THERE'S an ancient Woody Allen joke that still makes me laugh.
"I took a speed-reading course," says Woody. "Read War and Peace in 10 minutes... It's about Russia."
This is factually true, of course, and a reminder that Count Tolstoy's novel is one of those cultural chores you are supposed to accomplish – someone has decreed – this side of the grave. War and Peace is an undisputed masterpiece; indispensable to an educated mind. It also goes on a bit.
Depending on the translation in question, the novel in English comes within touching distance of 600,000 words. Tolstoy did a lot of research – he walked those battlefields – and he didn't mean to waste any of it. One result is that those who start reading War and Peace vastly outnumber the plucky survivors who reach the epilogue.
But here's an oddity. Four or five years ago I came across a new translation of the novel by Richard Pevear and Larissa Volokhonsky. It was as though a grimy window had been wiped clean. In contrast to the old 1904 Constance Garnett version, it was like reading another War and Peace entirely.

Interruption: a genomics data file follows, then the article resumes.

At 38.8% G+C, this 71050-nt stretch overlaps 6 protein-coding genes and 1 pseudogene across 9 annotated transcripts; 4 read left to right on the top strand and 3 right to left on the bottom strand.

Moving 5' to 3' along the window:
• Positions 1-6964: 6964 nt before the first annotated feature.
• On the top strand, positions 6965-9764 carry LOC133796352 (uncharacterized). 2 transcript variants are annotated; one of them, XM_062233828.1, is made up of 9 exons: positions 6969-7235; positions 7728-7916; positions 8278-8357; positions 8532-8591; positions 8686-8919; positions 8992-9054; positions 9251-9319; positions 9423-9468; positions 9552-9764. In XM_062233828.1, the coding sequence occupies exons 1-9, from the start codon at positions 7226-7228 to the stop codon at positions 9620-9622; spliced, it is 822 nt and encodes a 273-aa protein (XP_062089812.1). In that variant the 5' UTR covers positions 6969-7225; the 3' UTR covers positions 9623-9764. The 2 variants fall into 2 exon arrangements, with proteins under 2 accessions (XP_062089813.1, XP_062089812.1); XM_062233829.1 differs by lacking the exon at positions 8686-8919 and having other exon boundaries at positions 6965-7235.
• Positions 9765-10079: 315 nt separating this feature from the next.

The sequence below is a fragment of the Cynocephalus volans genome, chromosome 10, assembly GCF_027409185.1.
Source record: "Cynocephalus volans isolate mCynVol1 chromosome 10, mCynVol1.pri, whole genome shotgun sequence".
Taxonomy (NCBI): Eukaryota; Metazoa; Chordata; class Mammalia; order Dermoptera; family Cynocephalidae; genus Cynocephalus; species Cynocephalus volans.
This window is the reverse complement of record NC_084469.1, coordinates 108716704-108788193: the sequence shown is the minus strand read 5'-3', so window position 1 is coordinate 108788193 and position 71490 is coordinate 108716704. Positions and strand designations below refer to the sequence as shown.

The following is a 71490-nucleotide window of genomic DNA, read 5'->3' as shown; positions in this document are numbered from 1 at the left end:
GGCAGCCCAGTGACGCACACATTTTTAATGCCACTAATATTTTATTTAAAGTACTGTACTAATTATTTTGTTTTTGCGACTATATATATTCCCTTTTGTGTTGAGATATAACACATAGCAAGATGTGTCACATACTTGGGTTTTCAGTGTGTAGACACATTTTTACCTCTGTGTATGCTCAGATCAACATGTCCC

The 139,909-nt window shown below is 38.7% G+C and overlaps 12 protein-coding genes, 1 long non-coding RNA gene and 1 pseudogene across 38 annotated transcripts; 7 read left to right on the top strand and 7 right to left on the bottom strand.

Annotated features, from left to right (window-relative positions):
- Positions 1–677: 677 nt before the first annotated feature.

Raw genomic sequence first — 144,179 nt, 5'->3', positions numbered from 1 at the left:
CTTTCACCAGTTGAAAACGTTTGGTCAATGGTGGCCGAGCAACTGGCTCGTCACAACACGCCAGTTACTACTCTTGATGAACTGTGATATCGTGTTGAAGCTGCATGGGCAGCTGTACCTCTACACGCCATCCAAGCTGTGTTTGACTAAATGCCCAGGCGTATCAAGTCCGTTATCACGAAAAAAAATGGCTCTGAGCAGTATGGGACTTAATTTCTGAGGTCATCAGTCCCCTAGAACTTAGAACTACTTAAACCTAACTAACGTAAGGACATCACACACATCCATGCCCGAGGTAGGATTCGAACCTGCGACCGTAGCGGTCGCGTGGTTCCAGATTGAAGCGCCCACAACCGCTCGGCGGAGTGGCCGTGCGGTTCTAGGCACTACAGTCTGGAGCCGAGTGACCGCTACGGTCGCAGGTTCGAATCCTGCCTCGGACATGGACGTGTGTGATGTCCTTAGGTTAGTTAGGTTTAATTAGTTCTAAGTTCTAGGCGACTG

Why was that? My attention span hadn't perked up, as best as I could tell. The new translation didn't seem to compromise with modern tastes. No attempt had been made to ditch all that Tolstoyan research. The count's notorious digressions were intact. But his voice was no longer muffled. I didn't quite get through the novel in ten minutes. Still, pages flew by.
What's the problem then – the familiar, ineradicable problem – with Walter Scott? I go back to him every few years with the odd feeling that the tedium is somehow my fault. Was I mis-educated, once upon a time? Have TV, the internet and the mobile phone messed up my wiring? Since we are talking about a novelist held to be central to Scottish culture, the real issue is this: how could the Shirra be an international sensation in his day yet now be deemed unreadable?
Professor David Purdie, chair of the Edinburgh Sir Walter Scott Club, has taken a crack at the problem by cutting 84,000 words from Ivanhoe's 179,000 word girth, by cleaning up the punctuation that falls like hail on the original, and by curbing Scott's "excessive description". If you've tried the book, you understand the motive. For long stretches, Ivanhoe is a handy alternative to anaesthesia.